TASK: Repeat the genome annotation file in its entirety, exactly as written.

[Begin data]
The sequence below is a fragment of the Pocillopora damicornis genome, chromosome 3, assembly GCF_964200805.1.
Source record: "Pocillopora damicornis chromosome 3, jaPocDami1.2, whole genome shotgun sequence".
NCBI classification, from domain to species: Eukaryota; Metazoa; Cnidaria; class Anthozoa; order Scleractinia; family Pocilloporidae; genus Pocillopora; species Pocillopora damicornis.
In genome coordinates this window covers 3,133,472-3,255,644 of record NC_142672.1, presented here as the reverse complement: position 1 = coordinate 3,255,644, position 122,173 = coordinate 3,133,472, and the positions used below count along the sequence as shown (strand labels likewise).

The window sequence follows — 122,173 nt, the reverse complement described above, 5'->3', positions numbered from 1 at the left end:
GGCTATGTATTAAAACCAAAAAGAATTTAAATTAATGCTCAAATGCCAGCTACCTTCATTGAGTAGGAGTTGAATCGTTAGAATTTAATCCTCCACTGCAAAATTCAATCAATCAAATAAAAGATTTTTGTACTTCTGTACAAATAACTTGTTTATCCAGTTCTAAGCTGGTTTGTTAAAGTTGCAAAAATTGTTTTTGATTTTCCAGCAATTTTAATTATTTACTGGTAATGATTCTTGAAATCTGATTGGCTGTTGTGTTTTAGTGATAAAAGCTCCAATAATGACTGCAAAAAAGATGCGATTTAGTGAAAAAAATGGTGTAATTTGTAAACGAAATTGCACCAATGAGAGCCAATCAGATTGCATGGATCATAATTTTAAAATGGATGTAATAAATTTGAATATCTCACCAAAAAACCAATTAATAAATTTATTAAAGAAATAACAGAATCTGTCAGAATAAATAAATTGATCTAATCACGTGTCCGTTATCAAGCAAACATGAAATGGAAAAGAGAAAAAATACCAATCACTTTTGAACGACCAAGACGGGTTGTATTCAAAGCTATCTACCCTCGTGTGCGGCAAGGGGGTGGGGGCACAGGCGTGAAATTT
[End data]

The sequence below is a fragment of the Pocillopora damicornis genome, chromosome 3, assembly GCF_964200805.1.
Source record: "Pocillopora damicornis chromosome 3, jaPocDami1.2, whole genome shotgun sequence".
NCBI classification, from domain to species: Eukaryota; Metazoa; Cnidaria; class Anthozoa; order Scleractinia; family Pocilloporidae; genus Pocillopora; species Pocillopora damicornis.
In genome coordinates this window covers 3,133,472-3,255,644 of record NC_142672.1, presented here as the reverse complement: position 1 = coordinate 3,255,644, position 122,173 = coordinate 3,133,472, and the positions used below count along the sequence as shown (strand labels likewise).

The window sequence follows — 122,173 nt, the reverse complement described above, 5'->3', positions numbered from 1 at the left end:
GGCTATGTATTAAAACCAAAAAGAATTTAAATTAATGCTCAAATGCCAGCTACCTTCATTGAGTAGGAGTTGAATCGTTAGAATTTAATCCTCCACTGCAAAATTCAATCAATCAAATAAAAGATTTTTGTACTTCTGTACAAATAACTTGTTTATCCAGTTCTAAGCTGGTTTGTTAAAGTTGCAAAAATTGTTTTTGATTTTCCAGCAATTTTAATTATTTACTGGTAATGATTCTTGAAATCTGATTGGCTGTTGTGTTTTAGTGATAAAAGCTCCAATAATGACTGCAAAAAAGATGCGATTTAGTGAAAAAAATGGTGTAATTTGTAAACGAAATTGCACCAATGAGAGCCAATCAGATTGCATGGATCATAATTTTAAAATGGATGTAATAAATTTGAATATCTCACCAAAAAACCAATTAATAAATTTATTAAAGAAATAACAGAATCTGTCAGAATAAATAAATTGATCTAATCACGTGTCCGTTATCAAGCAAACATGAAATGGAAAAGAGAAAAAATACCAATCACTTTTGAACGACCAAGACGGGTTGTATTCAAAGCTATCTACCCTCGTGTGCGGCAAGGGGGTGGGGGCACAGGCGTGAAATTT